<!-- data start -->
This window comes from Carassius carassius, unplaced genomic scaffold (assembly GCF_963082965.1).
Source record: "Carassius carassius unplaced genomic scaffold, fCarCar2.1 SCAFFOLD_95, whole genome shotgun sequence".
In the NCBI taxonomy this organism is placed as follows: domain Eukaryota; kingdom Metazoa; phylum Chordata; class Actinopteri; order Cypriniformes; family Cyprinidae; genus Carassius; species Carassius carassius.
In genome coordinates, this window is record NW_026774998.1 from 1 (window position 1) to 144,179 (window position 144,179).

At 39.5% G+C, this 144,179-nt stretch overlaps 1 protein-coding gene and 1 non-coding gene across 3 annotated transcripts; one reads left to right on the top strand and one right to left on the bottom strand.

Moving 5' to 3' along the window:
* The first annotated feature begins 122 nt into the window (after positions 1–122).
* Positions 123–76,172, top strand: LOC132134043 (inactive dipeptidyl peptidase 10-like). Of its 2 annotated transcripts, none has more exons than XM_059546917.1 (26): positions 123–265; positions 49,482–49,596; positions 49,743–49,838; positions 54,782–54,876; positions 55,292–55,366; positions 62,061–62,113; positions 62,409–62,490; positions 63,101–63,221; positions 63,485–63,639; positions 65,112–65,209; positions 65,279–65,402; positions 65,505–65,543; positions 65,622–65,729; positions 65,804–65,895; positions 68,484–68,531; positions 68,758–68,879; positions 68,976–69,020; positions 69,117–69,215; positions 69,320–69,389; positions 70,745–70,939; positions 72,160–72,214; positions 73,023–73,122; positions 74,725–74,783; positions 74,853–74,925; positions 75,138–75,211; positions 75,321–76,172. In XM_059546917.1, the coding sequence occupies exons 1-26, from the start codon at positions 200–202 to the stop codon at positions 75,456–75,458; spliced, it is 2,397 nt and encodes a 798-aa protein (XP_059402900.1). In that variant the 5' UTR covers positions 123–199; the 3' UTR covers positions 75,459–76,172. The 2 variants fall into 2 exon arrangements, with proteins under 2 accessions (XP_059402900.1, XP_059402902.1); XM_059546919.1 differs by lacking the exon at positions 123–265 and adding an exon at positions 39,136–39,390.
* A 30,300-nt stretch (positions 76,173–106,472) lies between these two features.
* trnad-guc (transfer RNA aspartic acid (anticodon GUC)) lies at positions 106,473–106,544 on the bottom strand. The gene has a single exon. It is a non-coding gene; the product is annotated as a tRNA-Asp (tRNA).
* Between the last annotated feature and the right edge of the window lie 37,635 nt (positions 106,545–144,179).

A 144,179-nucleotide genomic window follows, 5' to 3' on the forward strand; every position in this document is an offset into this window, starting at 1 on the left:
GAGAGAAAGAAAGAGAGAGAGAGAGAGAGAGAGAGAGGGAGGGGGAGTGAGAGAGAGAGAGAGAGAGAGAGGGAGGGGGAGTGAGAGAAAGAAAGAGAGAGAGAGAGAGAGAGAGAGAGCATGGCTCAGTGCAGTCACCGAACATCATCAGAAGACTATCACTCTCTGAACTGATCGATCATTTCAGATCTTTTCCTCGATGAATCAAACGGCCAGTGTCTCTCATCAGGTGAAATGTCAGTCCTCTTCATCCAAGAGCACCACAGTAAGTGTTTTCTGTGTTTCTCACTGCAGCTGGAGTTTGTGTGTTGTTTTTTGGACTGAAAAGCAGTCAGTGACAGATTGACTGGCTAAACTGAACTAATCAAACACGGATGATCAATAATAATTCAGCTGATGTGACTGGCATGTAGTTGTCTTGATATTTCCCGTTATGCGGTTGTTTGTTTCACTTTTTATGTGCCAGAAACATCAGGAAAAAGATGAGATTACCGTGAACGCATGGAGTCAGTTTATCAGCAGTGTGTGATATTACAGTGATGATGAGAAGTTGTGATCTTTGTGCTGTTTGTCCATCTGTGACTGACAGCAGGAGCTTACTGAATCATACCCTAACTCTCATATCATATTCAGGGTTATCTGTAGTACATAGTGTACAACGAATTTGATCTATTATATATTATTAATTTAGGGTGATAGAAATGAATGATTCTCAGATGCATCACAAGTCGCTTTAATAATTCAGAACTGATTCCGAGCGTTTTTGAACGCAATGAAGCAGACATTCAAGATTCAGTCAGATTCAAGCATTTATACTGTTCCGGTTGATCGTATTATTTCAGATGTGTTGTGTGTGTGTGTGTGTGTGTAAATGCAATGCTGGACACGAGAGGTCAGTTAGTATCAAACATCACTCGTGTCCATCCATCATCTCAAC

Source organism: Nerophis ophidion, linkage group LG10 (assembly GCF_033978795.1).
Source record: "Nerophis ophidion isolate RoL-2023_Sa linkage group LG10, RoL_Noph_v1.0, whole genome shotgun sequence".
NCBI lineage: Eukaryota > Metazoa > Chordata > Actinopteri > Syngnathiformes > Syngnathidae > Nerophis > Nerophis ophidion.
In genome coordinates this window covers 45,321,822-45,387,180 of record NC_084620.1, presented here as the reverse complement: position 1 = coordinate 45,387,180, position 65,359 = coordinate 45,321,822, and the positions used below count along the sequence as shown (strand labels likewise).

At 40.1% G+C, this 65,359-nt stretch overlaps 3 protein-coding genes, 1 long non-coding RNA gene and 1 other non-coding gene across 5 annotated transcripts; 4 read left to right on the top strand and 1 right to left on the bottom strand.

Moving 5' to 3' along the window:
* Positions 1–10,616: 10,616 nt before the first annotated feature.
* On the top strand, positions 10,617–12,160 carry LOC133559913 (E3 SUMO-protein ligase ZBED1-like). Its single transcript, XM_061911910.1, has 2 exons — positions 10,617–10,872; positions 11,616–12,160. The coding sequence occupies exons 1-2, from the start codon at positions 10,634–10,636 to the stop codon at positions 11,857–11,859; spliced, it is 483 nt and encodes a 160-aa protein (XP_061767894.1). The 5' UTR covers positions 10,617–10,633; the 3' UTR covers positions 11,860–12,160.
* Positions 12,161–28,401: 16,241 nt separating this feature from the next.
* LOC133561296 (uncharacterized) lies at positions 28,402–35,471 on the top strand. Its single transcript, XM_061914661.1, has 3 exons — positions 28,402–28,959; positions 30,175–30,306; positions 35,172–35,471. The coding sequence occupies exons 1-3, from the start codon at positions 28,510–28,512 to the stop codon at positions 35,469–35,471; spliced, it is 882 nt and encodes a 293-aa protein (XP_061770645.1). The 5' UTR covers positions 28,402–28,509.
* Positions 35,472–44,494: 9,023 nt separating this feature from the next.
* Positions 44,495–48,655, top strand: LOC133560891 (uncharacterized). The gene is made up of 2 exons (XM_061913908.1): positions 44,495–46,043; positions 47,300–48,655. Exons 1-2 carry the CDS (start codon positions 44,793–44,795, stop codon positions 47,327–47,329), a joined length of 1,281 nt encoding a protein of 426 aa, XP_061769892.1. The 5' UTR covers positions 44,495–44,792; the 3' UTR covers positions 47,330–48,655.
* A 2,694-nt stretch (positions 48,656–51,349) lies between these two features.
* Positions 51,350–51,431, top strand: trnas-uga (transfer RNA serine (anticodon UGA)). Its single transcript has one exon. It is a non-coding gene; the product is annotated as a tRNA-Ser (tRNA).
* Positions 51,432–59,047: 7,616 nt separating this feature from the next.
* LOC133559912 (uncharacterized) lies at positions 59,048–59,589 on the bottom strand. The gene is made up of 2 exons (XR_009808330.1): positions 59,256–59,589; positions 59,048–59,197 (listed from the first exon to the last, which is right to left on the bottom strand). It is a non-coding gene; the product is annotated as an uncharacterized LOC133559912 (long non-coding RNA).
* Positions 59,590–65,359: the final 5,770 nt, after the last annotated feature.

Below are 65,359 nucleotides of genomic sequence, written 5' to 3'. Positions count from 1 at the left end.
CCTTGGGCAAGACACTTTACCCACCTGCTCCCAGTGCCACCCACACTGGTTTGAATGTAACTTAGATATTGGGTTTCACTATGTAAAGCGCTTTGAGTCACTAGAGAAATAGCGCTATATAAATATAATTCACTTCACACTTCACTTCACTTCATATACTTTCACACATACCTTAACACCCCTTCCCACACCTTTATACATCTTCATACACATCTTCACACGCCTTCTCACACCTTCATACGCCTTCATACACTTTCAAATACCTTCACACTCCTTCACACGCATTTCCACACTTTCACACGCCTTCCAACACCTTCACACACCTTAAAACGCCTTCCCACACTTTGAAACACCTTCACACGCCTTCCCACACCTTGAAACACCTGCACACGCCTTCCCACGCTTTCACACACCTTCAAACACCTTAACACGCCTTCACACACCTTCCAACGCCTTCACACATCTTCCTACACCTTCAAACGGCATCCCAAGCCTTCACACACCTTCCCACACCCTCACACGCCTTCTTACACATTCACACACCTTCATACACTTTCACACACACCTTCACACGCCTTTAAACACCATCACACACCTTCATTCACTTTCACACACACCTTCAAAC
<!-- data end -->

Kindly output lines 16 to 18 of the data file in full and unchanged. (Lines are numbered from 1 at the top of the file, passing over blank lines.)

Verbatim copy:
NCBI lineage: Eukaryota > Metazoa > Chordata > Actinopteri > Syngnathiformes > Syngnathidae > Nerophis > Nerophis ophidion.
In genome coordinates this window covers 45,321,822-45,387,180 of record NC_084620.1, presented here as the reverse complement: position 1 = coordinate 45,387,180, position 65,359 = coordinate 45,321,822, and the positions used below count along the sequence as shown (strand labels likewise).

At 40.1% G+C, this 65,359-nt stretch overlaps 3 protein-coding genes, 1 long non-coding RNA gene and 1 other non-coding gene across 5 annotated transcripts; 4 read left to right on the top strand and 1 right to left on the bottom strand.